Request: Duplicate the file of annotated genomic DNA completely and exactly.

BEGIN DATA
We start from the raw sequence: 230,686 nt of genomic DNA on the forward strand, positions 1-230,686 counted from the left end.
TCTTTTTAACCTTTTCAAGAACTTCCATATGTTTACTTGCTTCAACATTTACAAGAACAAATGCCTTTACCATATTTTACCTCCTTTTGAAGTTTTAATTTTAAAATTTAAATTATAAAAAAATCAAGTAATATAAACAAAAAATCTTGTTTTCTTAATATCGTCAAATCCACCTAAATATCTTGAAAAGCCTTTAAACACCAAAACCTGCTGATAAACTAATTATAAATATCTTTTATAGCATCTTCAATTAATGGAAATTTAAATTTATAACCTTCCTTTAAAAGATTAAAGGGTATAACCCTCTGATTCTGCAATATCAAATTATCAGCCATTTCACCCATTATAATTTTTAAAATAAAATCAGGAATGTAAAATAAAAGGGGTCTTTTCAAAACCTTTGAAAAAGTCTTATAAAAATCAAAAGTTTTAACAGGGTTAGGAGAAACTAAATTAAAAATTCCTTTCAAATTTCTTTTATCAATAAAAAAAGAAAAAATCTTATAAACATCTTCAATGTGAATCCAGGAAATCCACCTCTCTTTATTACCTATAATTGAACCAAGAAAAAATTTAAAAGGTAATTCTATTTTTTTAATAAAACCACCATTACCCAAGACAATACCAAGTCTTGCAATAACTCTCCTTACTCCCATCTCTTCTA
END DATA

We start from the raw sequence: 230,686 nt of genomic DNA on the forward strand, positions 1-230,686 counted from the left end.
TCTTTTTAACCTTTTCAAGAACTTCCATATGTTTACTTGCTTCAACATTTACAAGAACAAATGCCTTTACCATATTTTACCTCCTTTTGAAGTTTTAATTTTAAAATTTAAATTATAAAAAAATCAAGTAATATAAACAAAAAATCTTGTTTTCTTAATATCGTCAAATCCACCTAAATATCTTGAAAAGCCTTTAAACACCAAAACCTGCTGATAAACTAATTATAAATATCTTTTATAGCATCTTCAATTAATGGAAATTTAAATTTATAACCTTCCTTTAAAAGATTAAAGGGTATAACCCTCTGATTCTGCAATATCAAATTATCAGCCATTTCACCCATTATAATTTTTAAAATAAAATCAGGAATGTAAAATAAAAGGGGTCTTTTCAAAACCTTTGAAAAAGTCTTATAAAAATCAAAAGTTTTAACAGGGTTAGGAGAAACTAAATTAAAAATTCCTTTCAAATTTCTTTTATCAATAAAAAAAGAAAAAATCTTATAAACATCTTCAATGTGAATCCAGGAAATCCACCTCTCTTTATTACCTATAATTGAACCAAGAAAAAATTTAAAAGGTAATTCTATTTTTTTAATAAAACCACCATTACCCAAGACAATACCAAGTCTTGCAATAACTCTCCTTACTCCCATCTCTTCTA